The Lounge is rated PG. If you're about to post something you wouldn't want your
kid sister to read then don't post it. No flame wars, no abusive conduct, no programming
questions and please don't post ads.
That's one of the biggest problem with simulators or models. You get no chance to develop a sense of how it is turning. Modern machines have gyro assistance, the 'honest' ones need the string at the beginning.
I am endeavoring, ma'am, to construct a mnemonic memory circuit using stone knives and bearskins.
I got my Chapman from Thomann. Most other stuff from the music-store.
I don't have problems with my cry baby, it's also one of the highest recommended wha pedals. Perhaps you have a "monday morning" model?
Keeping in mind that your friend appears to be starting to learn to play I would recommend purchasing a modeling amp with the matching controller pedal.
Tube amps are nicer but why spend a ton of money on something that provides no immediate additional benefit and requires expensive maintenance (Again, your friend is learning to play…)
The modeling amps I have looked at are:
Fender Mustang amps
Line 6 Flextone
What I like is that all the amps provide USB connection so that you can access the effects as virtual pedals with knobs you can turn so that you can make your adjustments and save the settings. Let’s face it, most multi effect pedal presets suck, and tapping at the one or two buttons on multieffect pedals to change the settings can be a rather daunting and frustrating effort. Now your friend can try out any number of effects, play around with them and see which ones they like.
The other advantage I can offer is that the modeling amps are tailored to suit their internal effects to sound the best they can so you don’t have to concern yourself with getting the right amp to make the pedal board sound good.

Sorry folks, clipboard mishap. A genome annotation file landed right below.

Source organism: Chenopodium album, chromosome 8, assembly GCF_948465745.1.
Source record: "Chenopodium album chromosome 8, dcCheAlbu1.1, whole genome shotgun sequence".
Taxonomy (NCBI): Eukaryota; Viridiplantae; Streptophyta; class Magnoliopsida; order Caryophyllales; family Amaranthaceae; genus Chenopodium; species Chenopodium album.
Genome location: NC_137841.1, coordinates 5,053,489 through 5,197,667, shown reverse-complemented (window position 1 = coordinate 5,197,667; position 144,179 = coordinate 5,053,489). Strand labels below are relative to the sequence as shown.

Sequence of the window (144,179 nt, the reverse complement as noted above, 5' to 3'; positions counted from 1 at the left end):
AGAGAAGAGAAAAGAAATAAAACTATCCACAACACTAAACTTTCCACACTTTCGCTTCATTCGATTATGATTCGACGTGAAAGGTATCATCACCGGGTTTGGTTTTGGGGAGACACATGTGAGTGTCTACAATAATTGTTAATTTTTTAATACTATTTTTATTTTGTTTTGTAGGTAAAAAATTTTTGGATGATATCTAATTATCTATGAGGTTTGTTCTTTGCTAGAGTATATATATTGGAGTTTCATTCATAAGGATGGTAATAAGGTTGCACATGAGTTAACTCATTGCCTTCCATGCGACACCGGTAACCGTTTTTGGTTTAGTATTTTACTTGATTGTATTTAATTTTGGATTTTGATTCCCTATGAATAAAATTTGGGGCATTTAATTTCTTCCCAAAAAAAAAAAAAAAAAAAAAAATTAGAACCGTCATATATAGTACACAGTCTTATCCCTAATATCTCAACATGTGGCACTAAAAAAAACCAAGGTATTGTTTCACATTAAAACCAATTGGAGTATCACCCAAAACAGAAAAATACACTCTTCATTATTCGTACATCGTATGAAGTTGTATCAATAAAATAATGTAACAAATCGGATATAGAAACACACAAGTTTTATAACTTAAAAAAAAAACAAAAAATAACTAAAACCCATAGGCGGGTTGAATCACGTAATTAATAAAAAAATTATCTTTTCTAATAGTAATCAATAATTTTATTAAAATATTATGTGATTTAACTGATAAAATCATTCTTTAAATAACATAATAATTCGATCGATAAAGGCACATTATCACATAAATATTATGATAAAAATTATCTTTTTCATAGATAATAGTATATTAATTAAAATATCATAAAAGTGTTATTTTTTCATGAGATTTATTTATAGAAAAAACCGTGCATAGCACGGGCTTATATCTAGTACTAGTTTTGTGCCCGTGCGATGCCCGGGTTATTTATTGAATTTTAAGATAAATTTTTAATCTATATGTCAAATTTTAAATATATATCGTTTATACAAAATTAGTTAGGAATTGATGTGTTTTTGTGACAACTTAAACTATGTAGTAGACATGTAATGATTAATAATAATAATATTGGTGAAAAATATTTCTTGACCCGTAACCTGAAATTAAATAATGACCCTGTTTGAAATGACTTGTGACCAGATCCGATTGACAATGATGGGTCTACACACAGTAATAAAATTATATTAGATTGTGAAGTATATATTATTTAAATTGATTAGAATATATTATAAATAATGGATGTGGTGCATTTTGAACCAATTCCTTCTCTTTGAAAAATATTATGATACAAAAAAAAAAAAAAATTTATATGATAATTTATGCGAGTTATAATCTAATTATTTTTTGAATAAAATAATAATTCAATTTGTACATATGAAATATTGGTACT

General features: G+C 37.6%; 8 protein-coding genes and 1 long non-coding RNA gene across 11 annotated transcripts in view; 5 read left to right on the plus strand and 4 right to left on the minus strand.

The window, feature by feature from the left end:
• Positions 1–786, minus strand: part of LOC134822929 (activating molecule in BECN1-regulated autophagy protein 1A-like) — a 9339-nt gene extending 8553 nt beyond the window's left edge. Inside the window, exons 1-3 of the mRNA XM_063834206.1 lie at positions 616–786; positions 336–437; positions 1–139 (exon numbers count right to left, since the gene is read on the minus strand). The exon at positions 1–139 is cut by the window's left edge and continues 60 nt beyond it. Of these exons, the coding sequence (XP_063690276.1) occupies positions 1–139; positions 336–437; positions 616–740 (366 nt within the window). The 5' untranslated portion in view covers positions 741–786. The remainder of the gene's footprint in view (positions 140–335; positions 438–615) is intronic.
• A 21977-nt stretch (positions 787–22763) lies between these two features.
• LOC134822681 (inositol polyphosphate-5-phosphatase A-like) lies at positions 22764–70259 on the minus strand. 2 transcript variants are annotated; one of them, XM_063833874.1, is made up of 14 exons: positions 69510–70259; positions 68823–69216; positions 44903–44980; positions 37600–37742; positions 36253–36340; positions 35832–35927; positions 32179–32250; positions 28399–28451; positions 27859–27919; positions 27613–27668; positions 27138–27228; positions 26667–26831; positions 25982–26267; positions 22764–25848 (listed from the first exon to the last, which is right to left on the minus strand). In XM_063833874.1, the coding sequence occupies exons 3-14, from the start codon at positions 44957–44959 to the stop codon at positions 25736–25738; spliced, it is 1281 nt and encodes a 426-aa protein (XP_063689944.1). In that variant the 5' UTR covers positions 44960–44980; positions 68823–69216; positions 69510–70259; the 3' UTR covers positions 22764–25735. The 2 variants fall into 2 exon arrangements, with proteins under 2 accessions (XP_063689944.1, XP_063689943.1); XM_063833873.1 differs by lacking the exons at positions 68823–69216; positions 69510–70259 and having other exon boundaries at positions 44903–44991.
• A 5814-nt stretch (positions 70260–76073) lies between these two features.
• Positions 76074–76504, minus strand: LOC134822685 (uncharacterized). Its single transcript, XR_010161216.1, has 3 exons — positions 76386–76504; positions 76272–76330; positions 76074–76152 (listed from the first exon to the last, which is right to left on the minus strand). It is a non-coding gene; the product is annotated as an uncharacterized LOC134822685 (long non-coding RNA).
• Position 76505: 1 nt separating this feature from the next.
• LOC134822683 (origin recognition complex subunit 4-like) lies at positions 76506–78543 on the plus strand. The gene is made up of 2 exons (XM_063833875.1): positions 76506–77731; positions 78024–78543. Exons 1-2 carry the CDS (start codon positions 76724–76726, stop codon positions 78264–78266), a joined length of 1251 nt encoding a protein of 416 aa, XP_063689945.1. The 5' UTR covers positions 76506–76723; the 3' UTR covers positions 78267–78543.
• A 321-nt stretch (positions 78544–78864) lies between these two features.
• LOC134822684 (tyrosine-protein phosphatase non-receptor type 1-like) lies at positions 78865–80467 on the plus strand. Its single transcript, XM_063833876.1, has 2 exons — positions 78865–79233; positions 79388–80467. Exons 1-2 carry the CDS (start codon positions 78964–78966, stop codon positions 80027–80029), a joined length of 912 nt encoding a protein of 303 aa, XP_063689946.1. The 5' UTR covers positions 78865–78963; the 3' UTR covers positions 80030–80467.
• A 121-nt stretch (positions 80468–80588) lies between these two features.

I ended up getting the Mustang IV, I have my tube amps and love the heck out of them, but for playing out nothing beats the simplicity in setup, set it down plug in and turn it on and it’s very much lighter than hauling around my tube amps. And I don’t need to worry about the cords, batteries and power supplies being bad.
I have never had anyone in the places I performed at tell me they think my amp sounds crappy, usually they ask me what amp I am using because it sounds good. (Other guitar players are always surprised when I tell them I am using a modeling amp)
And when your friend gets better at playing and decides to move up to a tube amp and decent pedals, they will have a good idea of what they are looking for in sound.
He has an amp (don't know which one), but wants some effects to go with it.
Then I would advise that he get a multieffects pedal he can hook up to through USB for the reasons I presented in my original post regarding adjusting the effects.
I have had the dubious distinction of replacing many an up/down switch on more than a few multieffect pedals, that's what makes the USB option is so nice. Although some of the boss pedals do have the analog style knobs which are nice but reasonable pricing goes out the window.
Have you seen this one? Multi-effects very inexpensive. I really like it.
DigiTech RP55 Guitar Multi-Effects Processor[^]
only $49.95 -- amazing!
11 Amp Types
5 Cabinet Types
20 Studio Quality Effects
Built-in drum machine w/ 30 patterns